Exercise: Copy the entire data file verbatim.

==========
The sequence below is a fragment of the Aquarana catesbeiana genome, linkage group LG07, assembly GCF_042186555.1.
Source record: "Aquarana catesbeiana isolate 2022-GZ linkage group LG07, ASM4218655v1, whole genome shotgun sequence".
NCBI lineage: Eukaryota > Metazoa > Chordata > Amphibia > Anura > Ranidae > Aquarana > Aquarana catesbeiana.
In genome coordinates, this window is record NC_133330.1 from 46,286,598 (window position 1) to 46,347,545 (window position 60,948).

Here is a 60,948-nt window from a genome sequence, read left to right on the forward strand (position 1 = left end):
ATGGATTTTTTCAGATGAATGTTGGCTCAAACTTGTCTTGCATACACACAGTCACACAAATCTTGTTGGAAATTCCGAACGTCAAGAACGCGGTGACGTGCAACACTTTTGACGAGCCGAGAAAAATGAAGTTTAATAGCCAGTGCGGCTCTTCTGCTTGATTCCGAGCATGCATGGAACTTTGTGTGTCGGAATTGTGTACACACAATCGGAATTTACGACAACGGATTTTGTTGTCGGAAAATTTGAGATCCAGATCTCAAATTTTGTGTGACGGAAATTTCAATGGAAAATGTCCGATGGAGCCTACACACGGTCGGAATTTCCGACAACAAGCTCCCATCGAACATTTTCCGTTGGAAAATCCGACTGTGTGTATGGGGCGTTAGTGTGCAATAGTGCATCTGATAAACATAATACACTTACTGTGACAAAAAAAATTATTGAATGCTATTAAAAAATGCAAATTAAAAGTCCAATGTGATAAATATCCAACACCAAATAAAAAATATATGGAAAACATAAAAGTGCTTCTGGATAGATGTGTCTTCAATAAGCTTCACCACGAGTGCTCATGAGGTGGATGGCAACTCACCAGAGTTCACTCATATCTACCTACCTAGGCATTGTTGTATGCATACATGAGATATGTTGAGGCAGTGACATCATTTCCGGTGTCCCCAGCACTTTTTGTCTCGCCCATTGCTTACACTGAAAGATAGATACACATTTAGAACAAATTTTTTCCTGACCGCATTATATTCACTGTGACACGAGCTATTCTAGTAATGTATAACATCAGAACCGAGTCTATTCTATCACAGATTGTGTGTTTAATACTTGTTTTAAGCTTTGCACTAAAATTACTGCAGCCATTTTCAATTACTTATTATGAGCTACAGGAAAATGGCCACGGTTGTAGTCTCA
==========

The sequence below is a fragment of the Aquarana catesbeiana genome, linkage group LG07, assembly GCF_042186555.1.
Source record: "Aquarana catesbeiana isolate 2022-GZ linkage group LG07, ASM4218655v1, whole genome shotgun sequence".
NCBI lineage: Eukaryota > Metazoa > Chordata > Amphibia > Anura > Ranidae > Aquarana > Aquarana catesbeiana.
In genome coordinates, this window is record NC_133330.1 from 46,286,598 (window position 1) to 46,347,545 (window position 60,948).

Here is a 60,948-nt window from a genome sequence, read left to right on the forward strand (position 1 = left end):
ATGGATTTTTTCAGATGAATGTTGGCTCAAACTTGTCTTGCATACACACAGTCACACAAATCTTGTTGGAAATTCCGAACGTCAAGAACGCGGTGACGTGCAACACTTTTGACGAGCCGAGAAAAATGAAGTTTAATAGCCAGTGCGGCTCTTCTGCTTGATTCCGAGCATGCATGGAACTTTGTGTGTCGGAATTGTGTACACACAATCGGAATTTACGACAACGGATTTTGTTGTCGGAAAATTTGAGATCCAGATCTCAAATTTTGTGTGACGGAAATTTCAATGGAAAATGTCCGATGGAGCCTACACACGGTCGGAATTTCCGACAACAAGCTCCCATCGAACATTTTCCGTTGGAAAATCCGACTGTGTGTATGGGGCGTTAGTGTGCAATAGTGCATCTGATAAACATAATACACTTACTGTGACAAAAAAAATTATTGAATGCTATTAAAAAATGCAAATTAAAAGTCCAATGTGATAAATATCCAACACCAAATAAAAAATATATGGAAAACATAAAAGTGCTTCTGGATAGATGTGTCTTCAATAAGCTTCACCACGAGTGCTCATGAGGTGGATGGCAACTCACCAGAGTTCACTCATATCTACCTACCTAGGCATTGTTGTATGCATACATGAGATATGTTGAGGCAGTGACATCATTTCCGGTGTCCCCAGCACTTTTTGTCTCGCCCATTGCTTACACTGAAAGATAGATACACATTTAGAACAAATTTTTTCCTGACCGCATTATATTCACTGTGACACGAGCTATTCTAGTAATGTATAACATCAGAACCGAGTCTATTCTATCACAGATTGTGTGTTTAATACTTGTTTTAAGCTTTGCACTAAAATTACTGCAGCCATTTTCAATTACTTATTATGAGCTACAGGAAAATGGCCACGGTTGTAGTCTCA